Microsoft exposes 250m customer records

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Over the New Year, software giant Microsoft exposed nearly 250 million customer service and support (CSS) records on the Web.

This is according to UK-based firm Comparitech, which says the records contained logs of conversations between Microsoft support agents and customers from all over the world, spanning a 14-year period from 2005 to December 2019.

All of the data was left accessible to anyone with a Web browser, with no password or other authentication needed, the firm says.

The Comparitech security research team led by Bob Diachenko uncovered five Elasticsearch servers, each of which contained an apparently identical set of the 250 million records.

Diachenko immediately notified Microsoft upon discovering the exposed data, and Microsoft took swift action to secure it.

“We’re thankful to Bob Diachenko for working closely with us so that we were able to quickly fix this misconfiguration, analyse data and notify customers as appropriate,” says Eric Doerr, general manager of Microsoft.

Timeline of the exposure

Comparitech says in total, the data was exposed for about two days before it alerted Microsoft and the records were secured.

  • 28 December 2019: The databases were indexed by search engine BinaryEdge.
  • 29 December 2019: Diachenko discovered the databases and immediately notified Microsoft.
  • 30 and 31 December 2019: Microsoft secured the servers and data. Diachenko and Microsoft continued the investigation and remediation process.
  • 21 January 2020: Microsoft disclosed additional details about the exposure as a result of the investigation.

“I immediately reported this to Microsoft and within 24 hours all servers were secured,” Diachenko says.

“I applaud the Microsoft support team for responsiveness and quick turnaround on this despite [it being] New Year’s Eve. We do not know if any other unauthorised parties accessed the database during that time.”

Diachenko explains that most of the personally identifiable information – e-mail aliases, contract numbers and payment information – was redacted.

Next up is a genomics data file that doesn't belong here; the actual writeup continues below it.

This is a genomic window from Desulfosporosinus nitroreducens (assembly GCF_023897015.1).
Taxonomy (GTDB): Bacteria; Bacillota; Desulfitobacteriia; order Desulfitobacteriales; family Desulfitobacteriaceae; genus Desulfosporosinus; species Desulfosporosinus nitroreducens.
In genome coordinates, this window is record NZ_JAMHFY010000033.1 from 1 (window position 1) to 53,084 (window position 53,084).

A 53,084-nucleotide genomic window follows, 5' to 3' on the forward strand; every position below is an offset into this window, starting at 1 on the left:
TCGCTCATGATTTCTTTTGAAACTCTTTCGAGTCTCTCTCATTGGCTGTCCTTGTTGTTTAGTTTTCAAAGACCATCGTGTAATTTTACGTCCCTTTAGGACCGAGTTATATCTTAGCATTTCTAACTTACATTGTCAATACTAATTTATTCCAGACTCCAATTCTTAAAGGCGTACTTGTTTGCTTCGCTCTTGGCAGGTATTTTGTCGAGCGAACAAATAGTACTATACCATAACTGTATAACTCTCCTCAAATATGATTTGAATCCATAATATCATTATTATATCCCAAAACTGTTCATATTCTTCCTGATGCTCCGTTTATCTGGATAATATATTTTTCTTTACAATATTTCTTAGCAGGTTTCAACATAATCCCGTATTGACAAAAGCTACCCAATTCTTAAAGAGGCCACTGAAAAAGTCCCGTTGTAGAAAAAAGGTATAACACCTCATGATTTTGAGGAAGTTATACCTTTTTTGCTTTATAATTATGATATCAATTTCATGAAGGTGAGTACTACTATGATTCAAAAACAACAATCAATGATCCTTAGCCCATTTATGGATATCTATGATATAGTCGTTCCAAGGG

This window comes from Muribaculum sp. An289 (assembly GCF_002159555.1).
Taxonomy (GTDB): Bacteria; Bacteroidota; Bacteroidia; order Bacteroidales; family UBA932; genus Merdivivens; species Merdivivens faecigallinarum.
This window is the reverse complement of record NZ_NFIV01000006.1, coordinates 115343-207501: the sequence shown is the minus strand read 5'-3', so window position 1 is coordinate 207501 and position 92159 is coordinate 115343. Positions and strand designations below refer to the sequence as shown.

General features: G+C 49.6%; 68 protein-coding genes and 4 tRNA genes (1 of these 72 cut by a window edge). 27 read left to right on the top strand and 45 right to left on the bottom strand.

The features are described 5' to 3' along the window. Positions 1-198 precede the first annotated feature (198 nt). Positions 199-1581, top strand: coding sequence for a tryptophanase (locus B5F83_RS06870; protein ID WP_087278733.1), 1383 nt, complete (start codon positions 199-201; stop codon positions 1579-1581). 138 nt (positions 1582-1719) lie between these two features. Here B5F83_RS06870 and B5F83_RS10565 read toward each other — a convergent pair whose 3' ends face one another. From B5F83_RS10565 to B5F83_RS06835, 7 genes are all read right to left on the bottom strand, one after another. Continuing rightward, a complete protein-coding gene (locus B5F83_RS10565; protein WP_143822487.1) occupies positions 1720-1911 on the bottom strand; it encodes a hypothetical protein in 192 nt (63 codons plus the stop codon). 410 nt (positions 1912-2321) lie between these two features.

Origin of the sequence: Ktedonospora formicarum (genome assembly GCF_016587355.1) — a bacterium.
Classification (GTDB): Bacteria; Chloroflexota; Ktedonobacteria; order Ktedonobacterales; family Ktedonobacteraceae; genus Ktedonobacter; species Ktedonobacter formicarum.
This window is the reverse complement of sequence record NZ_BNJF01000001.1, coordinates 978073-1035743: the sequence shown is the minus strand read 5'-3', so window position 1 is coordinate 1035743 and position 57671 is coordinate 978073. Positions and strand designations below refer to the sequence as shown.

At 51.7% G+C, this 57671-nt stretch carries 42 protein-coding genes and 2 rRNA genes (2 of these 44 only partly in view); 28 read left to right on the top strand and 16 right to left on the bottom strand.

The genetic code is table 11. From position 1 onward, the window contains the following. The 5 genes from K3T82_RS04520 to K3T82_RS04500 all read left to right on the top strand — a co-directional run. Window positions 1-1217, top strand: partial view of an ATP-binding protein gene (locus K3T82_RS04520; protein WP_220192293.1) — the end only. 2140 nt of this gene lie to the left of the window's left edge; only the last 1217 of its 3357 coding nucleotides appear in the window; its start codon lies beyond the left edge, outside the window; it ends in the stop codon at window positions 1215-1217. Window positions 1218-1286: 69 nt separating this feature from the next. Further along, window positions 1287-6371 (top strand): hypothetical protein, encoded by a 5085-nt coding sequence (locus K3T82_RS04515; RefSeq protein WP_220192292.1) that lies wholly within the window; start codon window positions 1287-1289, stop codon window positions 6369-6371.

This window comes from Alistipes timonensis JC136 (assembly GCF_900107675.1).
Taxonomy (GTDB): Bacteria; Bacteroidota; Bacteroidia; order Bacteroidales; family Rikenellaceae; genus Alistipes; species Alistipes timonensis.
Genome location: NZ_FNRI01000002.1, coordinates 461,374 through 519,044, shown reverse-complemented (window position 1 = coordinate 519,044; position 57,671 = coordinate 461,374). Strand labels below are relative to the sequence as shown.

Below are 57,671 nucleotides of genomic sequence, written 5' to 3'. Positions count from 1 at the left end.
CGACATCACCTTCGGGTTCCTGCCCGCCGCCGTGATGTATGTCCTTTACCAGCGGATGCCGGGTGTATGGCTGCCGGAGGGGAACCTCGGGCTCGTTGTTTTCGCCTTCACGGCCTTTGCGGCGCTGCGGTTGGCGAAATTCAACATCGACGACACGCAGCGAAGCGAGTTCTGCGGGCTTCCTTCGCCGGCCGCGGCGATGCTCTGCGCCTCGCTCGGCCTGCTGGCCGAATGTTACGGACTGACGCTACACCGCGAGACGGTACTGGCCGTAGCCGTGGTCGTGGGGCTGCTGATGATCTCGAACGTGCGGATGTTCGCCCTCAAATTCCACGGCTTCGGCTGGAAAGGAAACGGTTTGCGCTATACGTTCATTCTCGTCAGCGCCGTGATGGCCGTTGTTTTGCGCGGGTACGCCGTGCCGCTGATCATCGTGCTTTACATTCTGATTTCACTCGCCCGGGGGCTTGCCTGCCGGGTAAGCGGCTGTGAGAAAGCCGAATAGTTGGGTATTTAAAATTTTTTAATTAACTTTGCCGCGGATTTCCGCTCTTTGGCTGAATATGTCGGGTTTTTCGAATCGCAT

However, he points out that many records contained plain text data, including but not limited to customer e-mail addresses, IP addresses, locations, descriptions of CSS claims and cases, Microsoft support agent e-mails, case numbers, resolutions and internal notes marked as “confidential”.

Comparitech notes that even though most personally identifiable information was redacted from the records, the dangers of this exposure should not be underestimated.

The data could be valuable to tech support scammers, in particular, it says.

“Tech support scams entail a scammer contacting users and pretending to be a Microsoft support representative. These types of scams are quite prevalent, and even when scammers don’t have any personal information about their targets, they often impersonate Microsoft staff. Microsoft Windows is, after all, the most popular operating system in the world,” the firm says.

It points out that with detailed logs and case information in hand, scammers stand a better chance of succeeding against their targets.

“If scammers obtained the data before it was secured, they could exploit it by impersonating a real Microsoft employee and referring to a real case number. From there, they could phish for sensitive information or hijack user devices.

“Microsoft customers and Windows users should be on the lookout for such scams via phone and e-mail. Remember that Microsoft never proactively reaches out to users to solve their tech problems – users must approach Microsoft for help first. Microsoft employees will not ask for your password or request that you install remote desktop applications like TeamViewer. These are common tactics among tech scammers,” Comparitech says.

Malicious actors

Ekaterina Khrustaleva, COO of Web security company ImmuniWeb, comments: “Assuming the data was not exploited by malicious actors as per the official statement, there is not much practical risk so far.

“However, it is impossible to say whether the information from this server, or other presumably existing servers, has ever been detected and stolen by cyber criminals.”

Khrustaleva says the absence of personally identifiable information in the dump is irrelevant here, given that technical support logs frequently expose VIP clients, their internal systems and network configurations, and even passwords.

“The data is a gold mine for patient criminals aiming to breach large organisations and governments,” she notes.

“Worse, many large companies and not only Microsoft have lost visibility of their external attack surface, exposing their clients and partners to significant risks. We will likely see a multitude of similar incidents in 2020.”

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